There are a lot of explanations for the collapse of oil prices in the business and academic literature. Some experts think that the coronavirus pandemic undermines the global demand for petroleum, while other economists suppose that the dissolution of the coalition of OPEC countries and Russia in March 2020 was responsible for the destruction of the previous oil price equilibrium at the international oil market. However, the question of why this collapse of the oil price equilibrium happened is no longer relevant. The questions scholars should focus on now are how the decrease in oil prices will impact the economies of oil-exporting countries in the world after the pandemic? What reaction to this crisis can we expect from the governments of oil-producing countries? Finally, what will happen to the Russian economy?
The oil crisis and the escalating oil price war between Saudi Arabia and Russia of 2020 might open intellectual debate on what is the best way of the organization of the petroleum industry in the conditions of low oil prices. What model of petroleum ownership is optimal for the economy in the new age of cheap oil prices? What will the reaction of the state to this problem be? Could we expect the mass privatizations of state-owned oil companies around the world? This essay is an attempt at addressing the problem. This is the sixth blog post of the Politics & Pandemics special series, written by invited researchers Aleksei Pobedonostsev* and Nadezhda Stepanova+.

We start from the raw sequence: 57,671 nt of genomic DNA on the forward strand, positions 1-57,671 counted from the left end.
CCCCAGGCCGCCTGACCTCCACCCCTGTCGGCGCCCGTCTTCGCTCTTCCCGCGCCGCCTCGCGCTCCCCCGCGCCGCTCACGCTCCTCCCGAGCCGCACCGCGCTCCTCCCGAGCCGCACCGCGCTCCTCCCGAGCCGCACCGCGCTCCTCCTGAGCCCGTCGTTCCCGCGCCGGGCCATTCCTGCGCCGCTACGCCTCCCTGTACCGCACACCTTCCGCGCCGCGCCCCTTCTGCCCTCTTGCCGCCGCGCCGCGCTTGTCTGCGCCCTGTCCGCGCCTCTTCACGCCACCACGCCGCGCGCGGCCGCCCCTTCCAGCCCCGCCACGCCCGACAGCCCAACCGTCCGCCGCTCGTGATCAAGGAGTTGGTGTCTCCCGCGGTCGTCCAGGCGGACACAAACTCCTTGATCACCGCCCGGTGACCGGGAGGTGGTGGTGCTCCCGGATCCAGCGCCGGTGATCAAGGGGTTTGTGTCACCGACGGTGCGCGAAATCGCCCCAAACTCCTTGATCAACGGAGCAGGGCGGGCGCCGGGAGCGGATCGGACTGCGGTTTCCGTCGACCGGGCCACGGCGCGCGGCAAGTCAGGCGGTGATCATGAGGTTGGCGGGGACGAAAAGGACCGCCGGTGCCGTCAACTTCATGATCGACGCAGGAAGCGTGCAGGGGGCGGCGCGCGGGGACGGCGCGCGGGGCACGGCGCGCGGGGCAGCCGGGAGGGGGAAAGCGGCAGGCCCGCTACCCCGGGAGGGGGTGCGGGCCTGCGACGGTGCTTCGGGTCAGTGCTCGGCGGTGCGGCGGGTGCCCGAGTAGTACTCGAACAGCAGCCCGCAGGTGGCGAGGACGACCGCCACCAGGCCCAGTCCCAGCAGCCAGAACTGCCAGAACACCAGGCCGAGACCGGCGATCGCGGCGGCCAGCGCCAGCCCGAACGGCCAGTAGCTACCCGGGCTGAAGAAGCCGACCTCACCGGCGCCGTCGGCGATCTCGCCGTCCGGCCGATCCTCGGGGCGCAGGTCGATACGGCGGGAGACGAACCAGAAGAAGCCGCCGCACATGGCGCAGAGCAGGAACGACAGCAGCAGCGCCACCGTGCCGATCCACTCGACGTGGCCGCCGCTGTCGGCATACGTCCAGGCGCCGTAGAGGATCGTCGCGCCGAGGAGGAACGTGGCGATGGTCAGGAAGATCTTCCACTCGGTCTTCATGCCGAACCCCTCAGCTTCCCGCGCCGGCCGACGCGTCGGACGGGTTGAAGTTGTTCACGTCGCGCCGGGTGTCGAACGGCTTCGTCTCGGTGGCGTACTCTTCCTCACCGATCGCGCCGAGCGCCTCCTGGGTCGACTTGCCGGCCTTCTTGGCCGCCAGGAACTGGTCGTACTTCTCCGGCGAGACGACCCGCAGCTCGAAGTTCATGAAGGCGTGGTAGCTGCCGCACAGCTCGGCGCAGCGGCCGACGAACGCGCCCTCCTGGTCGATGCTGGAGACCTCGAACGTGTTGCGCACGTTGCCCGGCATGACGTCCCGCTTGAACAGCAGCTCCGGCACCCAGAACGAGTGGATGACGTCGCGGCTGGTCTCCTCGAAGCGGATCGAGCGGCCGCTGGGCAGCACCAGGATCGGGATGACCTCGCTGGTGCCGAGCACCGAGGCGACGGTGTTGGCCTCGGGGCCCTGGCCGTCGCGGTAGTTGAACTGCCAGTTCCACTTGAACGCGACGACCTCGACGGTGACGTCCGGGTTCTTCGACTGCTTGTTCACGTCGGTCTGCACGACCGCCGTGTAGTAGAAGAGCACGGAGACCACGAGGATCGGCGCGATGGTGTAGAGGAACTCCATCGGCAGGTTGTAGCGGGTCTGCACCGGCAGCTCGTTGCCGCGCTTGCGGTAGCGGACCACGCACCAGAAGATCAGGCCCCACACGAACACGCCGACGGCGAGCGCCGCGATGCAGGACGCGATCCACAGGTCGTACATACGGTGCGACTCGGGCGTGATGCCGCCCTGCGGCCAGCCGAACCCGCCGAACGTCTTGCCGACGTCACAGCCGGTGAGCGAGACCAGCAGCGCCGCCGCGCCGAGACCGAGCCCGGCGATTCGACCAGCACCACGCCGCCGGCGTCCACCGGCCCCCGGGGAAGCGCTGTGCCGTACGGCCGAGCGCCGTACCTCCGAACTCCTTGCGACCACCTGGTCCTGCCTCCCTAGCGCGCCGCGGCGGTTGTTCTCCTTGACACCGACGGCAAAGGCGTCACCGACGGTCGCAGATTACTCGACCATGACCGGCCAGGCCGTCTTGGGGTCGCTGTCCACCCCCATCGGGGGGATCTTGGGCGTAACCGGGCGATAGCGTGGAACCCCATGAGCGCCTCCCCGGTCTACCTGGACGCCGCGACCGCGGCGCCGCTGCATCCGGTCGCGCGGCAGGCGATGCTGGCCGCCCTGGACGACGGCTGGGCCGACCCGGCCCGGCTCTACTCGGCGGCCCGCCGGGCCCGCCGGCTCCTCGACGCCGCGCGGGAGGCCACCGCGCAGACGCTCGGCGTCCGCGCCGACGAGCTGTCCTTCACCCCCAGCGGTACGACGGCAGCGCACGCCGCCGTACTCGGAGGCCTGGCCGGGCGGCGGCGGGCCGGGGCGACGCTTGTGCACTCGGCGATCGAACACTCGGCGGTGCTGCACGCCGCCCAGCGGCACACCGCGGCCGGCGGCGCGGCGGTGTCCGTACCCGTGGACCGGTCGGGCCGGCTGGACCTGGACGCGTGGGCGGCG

*Aleksei Pobedonostsev, Ph.D. candidate in political and social sciences (European University Institute in Florence), Aleksanteri Institute visiting fellow, Aleksei.Pobedonostsev@EUI.eu
+Nadezhda Stepanova, Ph.D. in economics, Aleksanteri Institute, Invited Researcher firstname.lastname@example.org